No. 522 NAI DFA 11/3

Extracts from a Department of Defence memorandum on the British Cabinet Committee on the Disarmament Conference (2/559) (Secret)

Dublin, 25 February 1931

[matter omitted]

IV. Saorstát Policy

The Saorstát has supported Disarmament proposals on various occasions at Geneva. This policy (if maintained) and its membership of the League Council will probably result in the Saorstát Representatives having to make at an early stage a statement on the Saorstát's present armament and future armament programme. Consideration of the nature of this statement will lead immediately to consideration of how the decisions of the Conference will practically affect the Saorstát. The Saorstát Representatives could possibly play a 'waiting game' and watch developments, but a statement or programme will have to be prepared unless the Saorstát Representatives in addition 'to playing a waiting game' base their policy on a 'certainty' that the Conference will fail and fail at an early stage. External Affairs would hardly agree to the adoption of such an attitude and policy.


V. Saorstát's Exceptional Position

The Saorstát's position with regard to armaments is most exceptional. It is, even when Germany is included, the most disarmed state in Europe. Its position is also exceptional in that it has only recently begun to be recognised that it has an external defence problem at all. Its military commitments have not been defined and no attempt has been made to estimate what forces will ultimately be required for its defence in time of peace. The demand at the Conference will be for peacetime numbers, expenditure and armament on which can be built on mobilisation sufficient forces to deal with the greatest warlike contingency likely to confront each state. Even if financial and economic considerations prevent the maintaining of these forces at present the discussions so far indicate that most states intend looking for power to increase their armaments when conditions improve.

Most states normally have estimates prepared indicating the minimum peace time armaments that will give them security. Most European States are at present maintaining the maximum peace time forces they are likely to need under any circumstances. The Saorstát's position is entirely different, and unless it is prepared to place its complete faith in the effectiveness of League action or take the risk of being allocated an armament quota that would end defence development and organisation, consideration will have to be given to a 'Defence Programme' on which its demands at the Disarmament Conference will be based.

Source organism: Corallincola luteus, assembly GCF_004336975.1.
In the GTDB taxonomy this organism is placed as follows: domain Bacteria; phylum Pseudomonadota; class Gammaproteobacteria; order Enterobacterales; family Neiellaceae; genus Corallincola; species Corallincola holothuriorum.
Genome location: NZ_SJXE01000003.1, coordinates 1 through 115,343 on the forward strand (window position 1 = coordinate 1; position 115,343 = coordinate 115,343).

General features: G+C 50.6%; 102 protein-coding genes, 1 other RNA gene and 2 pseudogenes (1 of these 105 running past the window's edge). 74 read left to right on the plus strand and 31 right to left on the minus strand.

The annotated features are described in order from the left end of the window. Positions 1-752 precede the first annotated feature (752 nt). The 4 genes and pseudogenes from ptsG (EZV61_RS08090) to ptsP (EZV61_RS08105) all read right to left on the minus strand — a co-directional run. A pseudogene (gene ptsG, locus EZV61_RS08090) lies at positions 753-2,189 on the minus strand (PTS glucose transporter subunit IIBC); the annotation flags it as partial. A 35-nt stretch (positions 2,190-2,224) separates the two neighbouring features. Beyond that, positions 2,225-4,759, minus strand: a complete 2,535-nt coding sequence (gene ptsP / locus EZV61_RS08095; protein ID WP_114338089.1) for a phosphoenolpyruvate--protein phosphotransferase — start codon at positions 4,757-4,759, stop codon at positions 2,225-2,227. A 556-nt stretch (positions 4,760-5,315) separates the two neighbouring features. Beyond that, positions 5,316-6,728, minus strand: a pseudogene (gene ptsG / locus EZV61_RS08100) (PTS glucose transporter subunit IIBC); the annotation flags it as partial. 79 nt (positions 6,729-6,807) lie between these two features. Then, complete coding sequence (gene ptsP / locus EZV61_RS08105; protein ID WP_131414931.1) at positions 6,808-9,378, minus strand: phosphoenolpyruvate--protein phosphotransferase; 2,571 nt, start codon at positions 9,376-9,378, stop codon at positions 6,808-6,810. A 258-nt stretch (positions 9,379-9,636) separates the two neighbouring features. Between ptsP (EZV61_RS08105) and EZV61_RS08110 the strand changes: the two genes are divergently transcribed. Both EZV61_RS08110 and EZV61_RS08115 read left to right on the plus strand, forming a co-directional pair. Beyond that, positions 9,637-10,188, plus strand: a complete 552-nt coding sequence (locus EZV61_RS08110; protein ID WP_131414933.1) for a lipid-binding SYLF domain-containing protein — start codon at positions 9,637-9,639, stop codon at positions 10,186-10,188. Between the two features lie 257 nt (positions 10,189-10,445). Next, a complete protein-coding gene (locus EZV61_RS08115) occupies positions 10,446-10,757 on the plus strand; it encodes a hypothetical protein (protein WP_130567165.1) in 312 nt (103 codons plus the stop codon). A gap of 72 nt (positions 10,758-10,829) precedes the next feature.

Having noted what the Disarmament Conference and preparation for it is likely to mean to the Saorstát, the advantages and disadvantages of consultation with the United Kingdom Cabinet Committee will be summarised.


VI. Quotas in the Commonwealth

At the Washington and London Naval Treaties the Commonwealth was treated as a unit for the purpose of allocating Naval Armament. A secret paper circulated for the Imperial Conference 1926, E.103 'Reduction and Limitation of Armaments, Allocation of Quotas to the Several Parts of the British Empire', indicated that the Admiralty desire one Commonwealth quota for naval armament, the War Office a separate quota for each Dominion and India, and that the Air Ministry state a separate quota only is practicable at present but when Aerial Communications improve there should be only a single aerial quota.

As the sum total of separate quotas allocated to Britain, the Dominions and India would probably considerably exceed the total of a single Commonwealth Quota, the other Powers may object to a separate allocation of quotas in the Commonwealth, or urge that the separate quotas should be reduced.

This problem will have an important bearing on the Saorstát's preparation and programme for the Conference and it is desirable that information as to British and Dominion views on it would be obtained at an early date. The best means of obtaining such information would seem to be nominating a representative to consult with the Cabinet Committee in London.


VII. Allocation of Quotas Between Saorstát and Great Britain

The other Dominions and India are under normal circumstances absolutely responsible for their own land and air defence, and for a greater or lesser portion of their naval defence. The position of the Saorstát is quite different because of:-

  (1) Clauses 6, 7, 8 and the Annex to the Treaty.1
  (2) The comparatively undeveloped state of our Defence Forces and possibly
  (3) Our special geographical relations to the United Kingdom.

Great Britain under present circumstances could claim at least 20% of our Land Forces Quota, an unassessed but very considerable portion of our Aerial Forces Quota, and 100% of our Naval Quota (if circumstances were such that we were allocated one at the Conference).

A Saorstát Representative at the United Kingdom Cabinet Committee Meetings should obtain information as to the attitude the British proposed adopting to this question. It is probable that at some period before the Conference there will have to be an interchange of views between the two Governments on this matter, and it might be easier settled at Meetings with other Dominion Representatives also present.


VIII. General Information